In the presence of such a shareholder, the attempt to modify directors’ duties may fail to achieve more sustainability. For example, the European Commission wants to empower directors to ‘take into account all stakeholders’ interests which are relevant for the long-term sustainability of the firm’ (as part of their duty of care) (see Inception Impact Assessment, p 3). Although such a duty may prod directors to consider and mitigate externalities the company imposes, they will be ultimately beholden to the controlling shareholder who can unilaterally elect and remove the directors. Combined with little enforcement of directors’ duties and hurdles to a substantial liability of directors in the Continental European jurisdictions (see, eg, Gelter 2012; Black, Cheffins & Klausner 2006), directors may still prioritize the interests of the controlling shareholder, which might not be aligned with the environmental interests if there are profits to be made.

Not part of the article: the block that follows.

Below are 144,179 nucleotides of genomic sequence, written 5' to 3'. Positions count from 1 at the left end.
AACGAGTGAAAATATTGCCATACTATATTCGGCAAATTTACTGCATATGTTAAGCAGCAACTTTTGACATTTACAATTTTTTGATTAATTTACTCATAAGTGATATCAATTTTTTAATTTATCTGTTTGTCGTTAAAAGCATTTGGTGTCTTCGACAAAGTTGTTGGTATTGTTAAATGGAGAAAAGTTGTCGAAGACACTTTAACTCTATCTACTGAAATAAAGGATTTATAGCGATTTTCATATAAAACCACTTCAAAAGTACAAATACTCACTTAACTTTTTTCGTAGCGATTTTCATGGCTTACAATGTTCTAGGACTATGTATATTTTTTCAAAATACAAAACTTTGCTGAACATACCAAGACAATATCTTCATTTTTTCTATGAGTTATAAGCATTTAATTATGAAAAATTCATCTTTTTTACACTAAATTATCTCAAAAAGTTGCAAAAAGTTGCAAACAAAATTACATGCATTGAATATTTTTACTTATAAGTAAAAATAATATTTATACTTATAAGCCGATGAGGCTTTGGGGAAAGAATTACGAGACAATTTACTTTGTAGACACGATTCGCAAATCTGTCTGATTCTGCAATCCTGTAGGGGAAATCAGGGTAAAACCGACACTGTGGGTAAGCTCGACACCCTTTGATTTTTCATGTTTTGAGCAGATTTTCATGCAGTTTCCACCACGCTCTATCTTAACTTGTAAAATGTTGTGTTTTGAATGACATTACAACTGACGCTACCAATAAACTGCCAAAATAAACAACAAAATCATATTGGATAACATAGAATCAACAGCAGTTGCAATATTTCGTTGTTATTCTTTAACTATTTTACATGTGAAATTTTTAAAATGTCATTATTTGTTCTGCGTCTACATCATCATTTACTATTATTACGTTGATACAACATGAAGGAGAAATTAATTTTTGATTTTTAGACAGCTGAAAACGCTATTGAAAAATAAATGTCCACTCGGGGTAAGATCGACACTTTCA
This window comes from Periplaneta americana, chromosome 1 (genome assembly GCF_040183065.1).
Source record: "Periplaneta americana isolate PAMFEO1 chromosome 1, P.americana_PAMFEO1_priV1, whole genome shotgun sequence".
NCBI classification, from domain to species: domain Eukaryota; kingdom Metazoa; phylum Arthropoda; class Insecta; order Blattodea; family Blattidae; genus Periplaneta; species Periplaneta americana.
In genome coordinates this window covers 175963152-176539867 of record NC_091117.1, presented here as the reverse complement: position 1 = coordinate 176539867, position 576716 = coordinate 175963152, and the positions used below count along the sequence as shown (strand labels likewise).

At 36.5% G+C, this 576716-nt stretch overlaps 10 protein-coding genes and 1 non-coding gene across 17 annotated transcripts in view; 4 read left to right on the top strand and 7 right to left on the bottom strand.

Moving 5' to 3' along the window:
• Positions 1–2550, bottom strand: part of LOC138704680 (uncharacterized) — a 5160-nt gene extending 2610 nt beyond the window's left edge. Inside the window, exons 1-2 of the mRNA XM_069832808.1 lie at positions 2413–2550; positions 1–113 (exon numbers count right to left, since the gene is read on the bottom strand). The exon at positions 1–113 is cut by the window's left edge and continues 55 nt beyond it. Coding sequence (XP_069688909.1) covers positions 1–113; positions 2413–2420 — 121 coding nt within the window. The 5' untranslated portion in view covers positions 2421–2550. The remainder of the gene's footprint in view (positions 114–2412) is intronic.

A second consideration concerns the stewardship role institutional investors may play in listed companies. Although the incentives of institutional investors and asset managers to engage with the management and governance of investee companies are limited and rather controversial (see, eg, Christie 2021), a recent view points to the potential of such investors to prevent companies from creating externalities that have systemic implications and thus generate portfolio-wide consequences (see, eg, Gordon 2021; Enriques & Romano 2021). Climate change is such a systemic risk, so, the argument goes, institutional investors such as index funds may assume stewardship roles to prevent such systemic risks (to protect their portfolio value) and thus push investee companies not to impose externalities that create these risks (even if it depresses firm value). To encourage and facilitate institutional investors’ engagement, for example, in the EU, the Shareholders’ Rights Directive II requires institutional investors and asset managers (on a comply or explain basis) to develop, implement, and disclose an engagement policy which, among other things, encompasses monitoring investee companies in terms of their social and environmental impact (Article 3g). To prevent ‘greenwashing’ by companies and provide more information for capital market participants who then can make better decisions on where and when to allocate capital, the Taxonomy Regulation and the upcoming Corporate Sustainability Reporting Directive require more concrete disclosure by companies such as their green asset ratio (Article 8) or net zero strategies (Article 19a), respectively.